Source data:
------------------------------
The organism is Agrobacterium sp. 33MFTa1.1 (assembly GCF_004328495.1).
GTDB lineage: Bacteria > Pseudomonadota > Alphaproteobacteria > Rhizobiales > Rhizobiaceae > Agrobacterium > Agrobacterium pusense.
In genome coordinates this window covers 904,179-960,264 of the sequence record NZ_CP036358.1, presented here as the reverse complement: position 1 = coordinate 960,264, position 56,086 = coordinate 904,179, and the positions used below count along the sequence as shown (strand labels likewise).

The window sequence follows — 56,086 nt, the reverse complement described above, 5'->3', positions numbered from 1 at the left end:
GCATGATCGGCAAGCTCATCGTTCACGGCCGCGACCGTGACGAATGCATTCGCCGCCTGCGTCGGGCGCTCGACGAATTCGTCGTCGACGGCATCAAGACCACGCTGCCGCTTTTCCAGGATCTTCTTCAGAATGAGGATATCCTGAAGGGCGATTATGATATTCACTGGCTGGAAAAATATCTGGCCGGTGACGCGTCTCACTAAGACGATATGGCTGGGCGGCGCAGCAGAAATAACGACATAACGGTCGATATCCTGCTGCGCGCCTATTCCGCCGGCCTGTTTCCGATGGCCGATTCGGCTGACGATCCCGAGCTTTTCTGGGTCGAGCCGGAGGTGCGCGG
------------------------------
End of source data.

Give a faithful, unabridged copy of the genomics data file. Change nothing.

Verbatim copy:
The organism is Agrobacterium sp. 33MFTa1.1 (assembly GCF_004328495.1).
GTDB lineage: Bacteria > Pseudomonadota > Alphaproteobacteria > Rhizobiales > Rhizobiaceae > Agrobacterium > Agrobacterium pusense.
In genome coordinates this window covers 904,179-960,264 of the sequence record NZ_CP036358.1, presented here as the reverse complement: position 1 = coordinate 960,264, position 56,086 = coordinate 904,179, and the positions used below count along the sequence as shown (strand labels likewise).

The window sequence follows — 56,086 nt, the reverse complement described above, 5'->3', positions numbered from 1 at the left end:
GCATGATCGGCAAGCTCATCGTTCACGGCCGCGACCGTGACGAATGCATTCGCCGCCTGCGTCGGGCGCTCGACGAATTCGTCGTCGACGGCATCAAGACCACGCTGCCGCTTTTCCAGGATCTTCTTCAGAATGAGGATATCCTGAAGGGCGATTATGATATTCACTGGCTGGAAAAATATCTGGCCGGTGACGCGTCTCACTAAGACGATATGGCTGGGCGGCGCAGCAGAAATAACGACATAACGGTCGATATCCTGCTGCGCGCCTATTCCGCCGGCCTGTTTCCGATGGCCGATTCGGCTGACGATCCCGAGCTTTTCTGGGTCGAGCCGGAGGTGCGCGG